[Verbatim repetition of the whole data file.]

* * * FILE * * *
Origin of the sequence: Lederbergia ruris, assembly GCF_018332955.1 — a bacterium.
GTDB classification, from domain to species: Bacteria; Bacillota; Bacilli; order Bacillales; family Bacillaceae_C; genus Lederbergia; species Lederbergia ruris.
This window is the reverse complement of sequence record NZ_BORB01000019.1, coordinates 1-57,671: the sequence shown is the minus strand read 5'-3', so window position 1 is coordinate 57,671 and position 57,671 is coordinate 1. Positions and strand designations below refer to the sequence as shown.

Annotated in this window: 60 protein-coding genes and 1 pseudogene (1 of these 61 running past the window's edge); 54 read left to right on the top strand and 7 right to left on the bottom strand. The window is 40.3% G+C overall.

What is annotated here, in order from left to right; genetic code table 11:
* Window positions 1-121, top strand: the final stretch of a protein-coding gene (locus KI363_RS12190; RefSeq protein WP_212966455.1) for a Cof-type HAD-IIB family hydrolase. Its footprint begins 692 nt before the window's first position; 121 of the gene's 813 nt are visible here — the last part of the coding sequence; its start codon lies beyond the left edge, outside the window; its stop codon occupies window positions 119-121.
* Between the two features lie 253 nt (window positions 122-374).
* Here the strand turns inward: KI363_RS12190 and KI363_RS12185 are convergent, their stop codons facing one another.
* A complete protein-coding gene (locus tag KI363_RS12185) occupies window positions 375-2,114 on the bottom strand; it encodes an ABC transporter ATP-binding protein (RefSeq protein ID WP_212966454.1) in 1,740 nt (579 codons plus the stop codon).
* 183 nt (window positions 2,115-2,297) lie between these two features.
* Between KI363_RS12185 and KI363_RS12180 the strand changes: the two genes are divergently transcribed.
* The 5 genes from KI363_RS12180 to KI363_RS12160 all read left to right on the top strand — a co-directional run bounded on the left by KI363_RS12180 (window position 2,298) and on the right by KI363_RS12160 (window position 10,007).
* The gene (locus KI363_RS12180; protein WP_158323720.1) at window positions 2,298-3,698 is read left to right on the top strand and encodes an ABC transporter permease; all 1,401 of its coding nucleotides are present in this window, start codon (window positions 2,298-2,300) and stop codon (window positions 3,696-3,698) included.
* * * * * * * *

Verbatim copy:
Origin of the sequence: Lederbergia ruris, assembly GCF_018332955.1 — a bacterium.
GTDB classification, from domain to species: Bacteria; Bacillota; Bacilli; order Bacillales; family Bacillaceae_C; genus Lederbergia; species Lederbergia ruris.
This window is the reverse complement of sequence record NZ_BORB01000019.1, coordinates 1-57,671: the sequence shown is the minus strand read 5'-3', so window position 1 is coordinate 57,671 and position 57,671 is coordinate 1. Positions and strand designations below refer to the sequence as shown.

Annotated in this window: 60 protein-coding genes and 1 pseudogene (1 of these 61 running past the window's edge); 54 read left to right on the top strand and 7 right to left on the bottom strand. The window is 40.3% G+C overall.

What is annotated here, in order from left to right; genetic code table 11:
* Window positions 1-121, top strand: the final stretch of a protein-coding gene (locus KI363_RS12190; RefSeq protein WP_212966455.1) for a Cof-type HAD-IIB family hydrolase. Its footprint begins 692 nt before the window's first position; 121 of the gene's 813 nt are visible here — the last part of the coding sequence; its start codon lies beyond the left edge, outside the window; its stop codon occupies window positions 119-121.
* Between the two features lie 253 nt (window positions 122-374).
* Here the strand turns inward: KI363_RS12190 and KI363_RS12185 are convergent, their stop codons facing one another.
* A complete protein-coding gene (locus tag KI363_RS12185) occupies window positions 375-2,114 on the bottom strand; it encodes an ABC transporter ATP-binding protein (RefSeq protein ID WP_212966454.1) in 1,740 nt (579 codons plus the stop codon).
* 183 nt (window positions 2,115-2,297) lie between these two features.
* Between KI363_RS12185 and KI363_RS12180 the strand changes: the two genes are divergently transcribed.
* The 5 genes from KI363_RS12180 to KI363_RS12160 all read left to right on the top strand — a co-directional run bounded on the left by KI363_RS12180 (window position 2,298) and on the right by KI363_RS12160 (window position 10,007).
* The gene (locus KI363_RS12180; protein WP_158323720.1) at window positions 2,298-3,698 is read left to right on the top strand and encodes an ABC transporter permease; all 1,401 of its coding nucleotides are present in this window, start codon (window positions 2,298-2,300) and stop codon (window positions 3,696-3,698) included.